In Awe of Moderately Successful Writers


This week has been reasonably monumental. The new book has arrived and, thanks to Benjamin Phillipps stunning illustrations and the snazzy, cherry red inlay papers, it looks pretty epic. I can’t wait to start reading from it. On Monday, I got to visit Antrim Primary and write some Postcard Stories with the Primary Fours. It’s always good to spend a few hours with a bunch of eight year olds and remember what unfettered imagination looks like, (in this case, stories about “baldy-making hats” and magic villages, thieving pigeons and “Alien Babbies’). Then, on Thursday evening I caught the train down to Dublin to hear Bob Dylan in concert. Despite the moany eejits on either side of me, this was a thoroughly enjoyable experience, (Dylan live can sometimes feel more like a test of endurance). Bob was on tremendous form, his voice sounded fantastic, and he actually seemed younger than the last time I saw him about three years ago. Finally, at the end of the week, I hopped over to Scotland for a fabulous woman’s writing festival at the Glasgow Women’s Library and a couple of days in non-stop conversation with Peggy Hughes and Colin Fraser, up in Dundee. It’s been hectic. It’s been wonderful and I’m beginning a new week with a head full of ideas and the sort of buzzy feeling I always get just before I have to start writing something new.


I’ve been thinking, (and talking), a lot this last week about artistic freedom. I’ve had brilliant chats with Peggy and Colin, Zoe Venditozzi, Stephen Sexton, (on the last bus back from Bob Dylan), and pretty much everyone else unfortunate enough to stumble into my thought path, about what it means to keep creative boredom in check and maintain an interest in your own work throughout your writing life. On Saturday Val McDermid brought the event at the Glasgow Women’s Library to a close with a challenge to remain curious even after a long career in literature. It was pretty obvious from the way she talked, with unchecked enthusiasm, about things she’s still learning and becoming interested in, that even after dozens of books, she’s still growing as a writer. The same goes for Dylan. Lately, he’s been rediscovering old American standards, collaborating with incredible session musicians, and reworking his own back catalogue in a manner which occasionally infuriates those, (in my opinion), Philistines who just want to hear Blowin’ in the Wind “done the way he done it back in the 60s”, but ultimately shows he’s still developing as an artist, even at the tail end of his career.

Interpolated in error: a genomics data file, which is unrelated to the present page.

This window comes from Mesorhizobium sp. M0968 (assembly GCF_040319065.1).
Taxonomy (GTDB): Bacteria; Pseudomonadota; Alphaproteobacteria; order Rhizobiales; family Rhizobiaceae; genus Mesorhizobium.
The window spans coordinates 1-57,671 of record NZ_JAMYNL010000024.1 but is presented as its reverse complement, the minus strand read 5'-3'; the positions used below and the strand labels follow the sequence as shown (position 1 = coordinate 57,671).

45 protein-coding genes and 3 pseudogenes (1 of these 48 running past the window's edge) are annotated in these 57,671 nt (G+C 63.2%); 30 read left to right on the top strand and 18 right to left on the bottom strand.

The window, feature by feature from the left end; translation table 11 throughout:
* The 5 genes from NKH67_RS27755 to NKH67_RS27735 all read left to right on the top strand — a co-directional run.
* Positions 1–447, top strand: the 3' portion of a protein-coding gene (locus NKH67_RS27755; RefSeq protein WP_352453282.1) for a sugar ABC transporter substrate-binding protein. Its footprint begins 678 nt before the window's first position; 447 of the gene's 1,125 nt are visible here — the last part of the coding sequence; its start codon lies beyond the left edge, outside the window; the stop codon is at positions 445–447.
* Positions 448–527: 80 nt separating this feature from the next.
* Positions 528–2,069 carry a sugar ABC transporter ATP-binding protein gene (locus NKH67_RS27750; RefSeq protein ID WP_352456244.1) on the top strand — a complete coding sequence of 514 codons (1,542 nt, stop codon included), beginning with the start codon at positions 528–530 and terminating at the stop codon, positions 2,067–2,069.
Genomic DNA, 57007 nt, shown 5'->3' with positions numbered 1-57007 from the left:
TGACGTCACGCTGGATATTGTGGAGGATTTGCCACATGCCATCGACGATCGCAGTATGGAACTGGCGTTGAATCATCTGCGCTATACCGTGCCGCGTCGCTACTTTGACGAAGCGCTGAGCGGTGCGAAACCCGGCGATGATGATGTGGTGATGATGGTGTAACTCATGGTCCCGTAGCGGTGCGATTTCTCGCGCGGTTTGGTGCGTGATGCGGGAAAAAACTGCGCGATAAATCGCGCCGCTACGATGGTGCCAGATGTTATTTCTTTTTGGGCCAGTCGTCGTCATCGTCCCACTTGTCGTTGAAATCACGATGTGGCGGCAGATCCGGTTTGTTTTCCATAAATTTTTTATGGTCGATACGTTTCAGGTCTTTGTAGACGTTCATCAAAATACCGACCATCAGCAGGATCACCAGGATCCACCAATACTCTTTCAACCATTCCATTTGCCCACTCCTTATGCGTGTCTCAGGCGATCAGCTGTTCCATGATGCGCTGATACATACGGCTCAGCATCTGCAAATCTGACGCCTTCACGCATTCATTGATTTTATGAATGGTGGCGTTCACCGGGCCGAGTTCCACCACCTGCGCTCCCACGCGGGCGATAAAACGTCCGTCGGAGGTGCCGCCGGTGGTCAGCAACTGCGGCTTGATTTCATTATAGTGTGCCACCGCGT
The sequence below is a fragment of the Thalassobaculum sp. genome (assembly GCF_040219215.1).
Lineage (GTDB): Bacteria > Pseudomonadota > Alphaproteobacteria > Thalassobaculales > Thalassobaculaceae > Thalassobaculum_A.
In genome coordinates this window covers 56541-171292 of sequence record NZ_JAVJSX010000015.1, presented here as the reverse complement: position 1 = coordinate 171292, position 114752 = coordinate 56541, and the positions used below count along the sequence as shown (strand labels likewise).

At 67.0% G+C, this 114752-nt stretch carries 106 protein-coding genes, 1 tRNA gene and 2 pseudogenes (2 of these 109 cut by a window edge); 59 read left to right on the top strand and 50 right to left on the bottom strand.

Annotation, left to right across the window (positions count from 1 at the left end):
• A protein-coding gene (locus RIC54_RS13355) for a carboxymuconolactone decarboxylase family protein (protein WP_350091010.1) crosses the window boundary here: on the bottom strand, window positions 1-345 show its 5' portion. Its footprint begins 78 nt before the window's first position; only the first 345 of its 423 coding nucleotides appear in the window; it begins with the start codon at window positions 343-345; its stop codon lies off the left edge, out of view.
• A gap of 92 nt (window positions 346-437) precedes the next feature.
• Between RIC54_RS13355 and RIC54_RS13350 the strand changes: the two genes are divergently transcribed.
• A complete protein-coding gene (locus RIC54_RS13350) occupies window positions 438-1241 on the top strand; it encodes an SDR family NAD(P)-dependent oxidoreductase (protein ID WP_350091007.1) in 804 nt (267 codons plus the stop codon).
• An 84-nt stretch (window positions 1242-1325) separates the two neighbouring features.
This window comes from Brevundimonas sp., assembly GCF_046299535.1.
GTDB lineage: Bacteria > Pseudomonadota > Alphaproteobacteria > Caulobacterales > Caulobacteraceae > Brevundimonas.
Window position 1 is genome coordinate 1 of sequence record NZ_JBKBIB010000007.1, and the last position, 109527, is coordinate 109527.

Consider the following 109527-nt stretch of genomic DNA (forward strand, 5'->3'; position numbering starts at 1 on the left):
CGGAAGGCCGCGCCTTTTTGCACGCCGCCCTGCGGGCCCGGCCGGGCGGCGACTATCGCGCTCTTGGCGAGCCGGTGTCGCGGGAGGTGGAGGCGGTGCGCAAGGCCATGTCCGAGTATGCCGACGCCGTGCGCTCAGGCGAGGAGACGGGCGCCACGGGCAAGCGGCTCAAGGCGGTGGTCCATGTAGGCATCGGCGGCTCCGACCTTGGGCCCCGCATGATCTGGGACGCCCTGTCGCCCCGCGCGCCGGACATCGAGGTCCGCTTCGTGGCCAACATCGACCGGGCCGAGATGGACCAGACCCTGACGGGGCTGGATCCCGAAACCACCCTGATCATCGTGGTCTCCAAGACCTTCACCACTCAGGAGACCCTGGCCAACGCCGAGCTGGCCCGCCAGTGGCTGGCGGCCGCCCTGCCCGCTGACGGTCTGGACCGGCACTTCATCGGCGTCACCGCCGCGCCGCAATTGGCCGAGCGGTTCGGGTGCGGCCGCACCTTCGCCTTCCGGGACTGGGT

I’ve also heard a number of horror stories about writer friends, constrained by the demands of contracts and expectations, who’ve felt forced to write books and stories which grate against the direction of their current interest simply because of an assumption that this is what their established readership wants to read. I’ve been thinking about writers who, because of the eclectic nature of their output -Michel Faber and Brian Moore being the first who come to mind- possibly haven’t achieved the success or sales they could have if they’d stuck to writing sci-fi, or historical fiction, or thrillers, and thus built up a fan base and reputation as a certain kind of writer. I particularly enjoy Moore and Faber’s work because I resonate with the width of their artistic curiosity; (why not write about Catholic guilt one year and disappearing Victorian memorabilia a few year’s later, if this is what piques your interest?) I’m beginning to realise my own creative curiosity is a flighty creature, not content to be pigeon-holed into one particular genre or area of interest. I don’t think I want to be just a magic realist, or just a writer who explores the contemporary Protestant experience in Northern Ireland, or even, just a writer of prose. I’ve thoroughly enjoyed dabbling in radio drama recently. I might write an opera next year. I’m considering an idea I have for a children’s book. I don’t think I could settle for writing variations on the same book for the next fifty years.